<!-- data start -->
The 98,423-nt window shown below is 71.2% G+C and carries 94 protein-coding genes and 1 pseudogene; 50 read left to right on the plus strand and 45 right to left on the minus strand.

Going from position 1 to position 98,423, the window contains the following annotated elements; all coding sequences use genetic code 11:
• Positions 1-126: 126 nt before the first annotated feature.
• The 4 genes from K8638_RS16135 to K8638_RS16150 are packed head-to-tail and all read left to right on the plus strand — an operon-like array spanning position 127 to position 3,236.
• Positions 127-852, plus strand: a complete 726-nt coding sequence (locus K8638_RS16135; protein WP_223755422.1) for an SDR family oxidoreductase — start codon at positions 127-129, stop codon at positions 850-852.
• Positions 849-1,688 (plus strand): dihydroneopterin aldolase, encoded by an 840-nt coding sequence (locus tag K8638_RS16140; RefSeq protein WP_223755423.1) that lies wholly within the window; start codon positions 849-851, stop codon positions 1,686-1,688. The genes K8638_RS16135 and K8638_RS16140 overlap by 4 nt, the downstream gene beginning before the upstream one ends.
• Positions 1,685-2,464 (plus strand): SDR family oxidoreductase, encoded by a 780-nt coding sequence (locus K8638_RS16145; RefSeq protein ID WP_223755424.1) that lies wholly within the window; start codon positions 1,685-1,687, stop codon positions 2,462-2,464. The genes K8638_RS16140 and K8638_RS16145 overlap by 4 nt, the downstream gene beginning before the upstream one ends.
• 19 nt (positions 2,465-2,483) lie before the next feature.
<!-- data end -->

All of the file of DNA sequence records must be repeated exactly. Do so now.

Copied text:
The 98,423-nt window shown below is 71.2% G+C and carries 94 protein-coding genes and 1 pseudogene; 50 read left to right on the plus strand and 45 right to left on the minus strand.

Going from position 1 to position 98,423, the window contains the following annotated elements; all coding sequences use genetic code 11:
• Positions 1-126: 126 nt before the first annotated feature.
• The 4 genes from K8638_RS16135 to K8638_RS16150 are packed head-to-tail and all read left to right on the plus strand — an operon-like array spanning position 127 to position 3,236.
• Positions 127-852, plus strand: a complete 726-nt coding sequence (locus K8638_RS16135; protein WP_223755422.1) for an SDR family oxidoreductase — start codon at positions 127-129, stop codon at positions 850-852.
• Positions 849-1,688 (plus strand): dihydroneopterin aldolase, encoded by an 840-nt coding sequence (locus tag K8638_RS16140; RefSeq protein WP_223755423.1) that lies wholly within the window; start codon positions 849-851, stop codon positions 1,686-1,688. The genes K8638_RS16135 and K8638_RS16140 overlap by 4 nt, the downstream gene beginning before the upstream one ends.
• Positions 1,685-2,464 (plus strand): SDR family oxidoreductase, encoded by a 780-nt coding sequence (locus K8638_RS16145; RefSeq protein ID WP_223755424.1) that lies wholly within the window; start codon positions 1,685-1,687, stop codon positions 2,462-2,464. The genes K8638_RS16140 and K8638_RS16145 overlap by 4 nt, the downstream gene beginning before the upstream one ends.
• 19 nt (positions 2,465-2,483) lie before the next feature.